1.A.82 The Hair Cell Mechanotransduction Channel (HCMC) Family
Mammalian hair cells are mechanosensors for the perception of sound, acceleration, and fluid motion. Mechanotransduction channels in hair cells are gated by tip links, which connect the stereocilia of a hair cell in the direction of their mechanical sensitivity. The molecular constituents of the mechanotransduction channels of hair cells are not fully known. Xiong et al. (2012) showed that mechanotransduction is impaired in mice lacking the tetraspan membrane protein of hair cell stereocilia, TMHS, also known as lipoma HMGIC fusion partner-like 5, LHFPL5).
TMHS binds to the tip-link component PCDH15 and regulates tip-link assembly, a process that is disrupted by deafness-causing Tmhs mutations. TMHS also regulates transducer channel conductance and is required for fast channel adaptation. TMHS therefore resembles other ion channel regulatory subunits such as the transmembrane alpha-amino-3-hydroxy-5-methyl-4-isoxazole propionic acid (AMPA) receptor regulatory proteins (TARPs) of AMPA receptors that facilitate channel transport and regulate the properties of pore-forming channel subunits. TMHS is an integral component of the hair cell's mechanotransduction machinery that functionally couples PCDH15 to the transduction channel (Xiong et al. 2012). Tmc1 and Tmc2 (TC#s 1.A.17.4.6 and 1.A.17.4.1, respectively) play important roles and are required for normal function of cochlear hair cells, possibly as Ca2+ channels or Ca2+ channel subunits (Kim and Fettiplace 2013). Direct interactions between TMHS, PCDH15 and Tmc1 and Tmc2 have been demonstrated (Maeda et al. 2014; Beurg et al. 2015).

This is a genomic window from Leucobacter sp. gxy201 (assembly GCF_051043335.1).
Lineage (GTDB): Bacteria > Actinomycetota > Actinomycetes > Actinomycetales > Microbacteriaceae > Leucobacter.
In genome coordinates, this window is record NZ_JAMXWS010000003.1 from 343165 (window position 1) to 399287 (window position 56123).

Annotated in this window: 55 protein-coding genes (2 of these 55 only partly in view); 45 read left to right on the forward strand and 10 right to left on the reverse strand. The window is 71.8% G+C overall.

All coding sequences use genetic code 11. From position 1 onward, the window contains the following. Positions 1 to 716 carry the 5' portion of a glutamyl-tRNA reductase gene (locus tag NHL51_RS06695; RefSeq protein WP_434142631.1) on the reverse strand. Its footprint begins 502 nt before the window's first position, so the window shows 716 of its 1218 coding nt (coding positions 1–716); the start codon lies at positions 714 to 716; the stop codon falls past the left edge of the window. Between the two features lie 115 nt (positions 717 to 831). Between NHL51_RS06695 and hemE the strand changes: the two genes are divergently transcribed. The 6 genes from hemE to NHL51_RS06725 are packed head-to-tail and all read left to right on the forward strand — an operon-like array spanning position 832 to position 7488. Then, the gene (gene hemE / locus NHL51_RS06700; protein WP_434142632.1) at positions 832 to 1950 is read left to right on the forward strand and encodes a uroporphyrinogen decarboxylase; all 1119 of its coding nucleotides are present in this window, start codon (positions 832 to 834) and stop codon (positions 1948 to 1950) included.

Mechanotransduction channels in hair cells are gated by tip links. Zhao et al. 2014 showed that the transmembrane inner ear protein, TMIE (TC# 9.A.30), forms a ternary complex with the tip-link component PCDH15 and its binding partner TMHS/LHFPL5 (TC# 1.A.82). Alternative splicing of the PCDH15 cytoplasmic domain regulates formation of this ternary complex. Transducer currents are abolished by a homozygous Tmie-null mutation, and subtle Tmie mutations that disrupt interactions between TMIE and tip links affect transduction, suggesting that TMIE is an essential component of the hair cell's mechanotransduction machinery that functionally couples the tip link to the transduction channel. The multisubunit composition of the transduction complex and the regulation of complex assembly by alternative splicing is likely critical for regulating channel properties in different hair cells and along the cochlea's tonotopic axis (Zhao et al. 2014).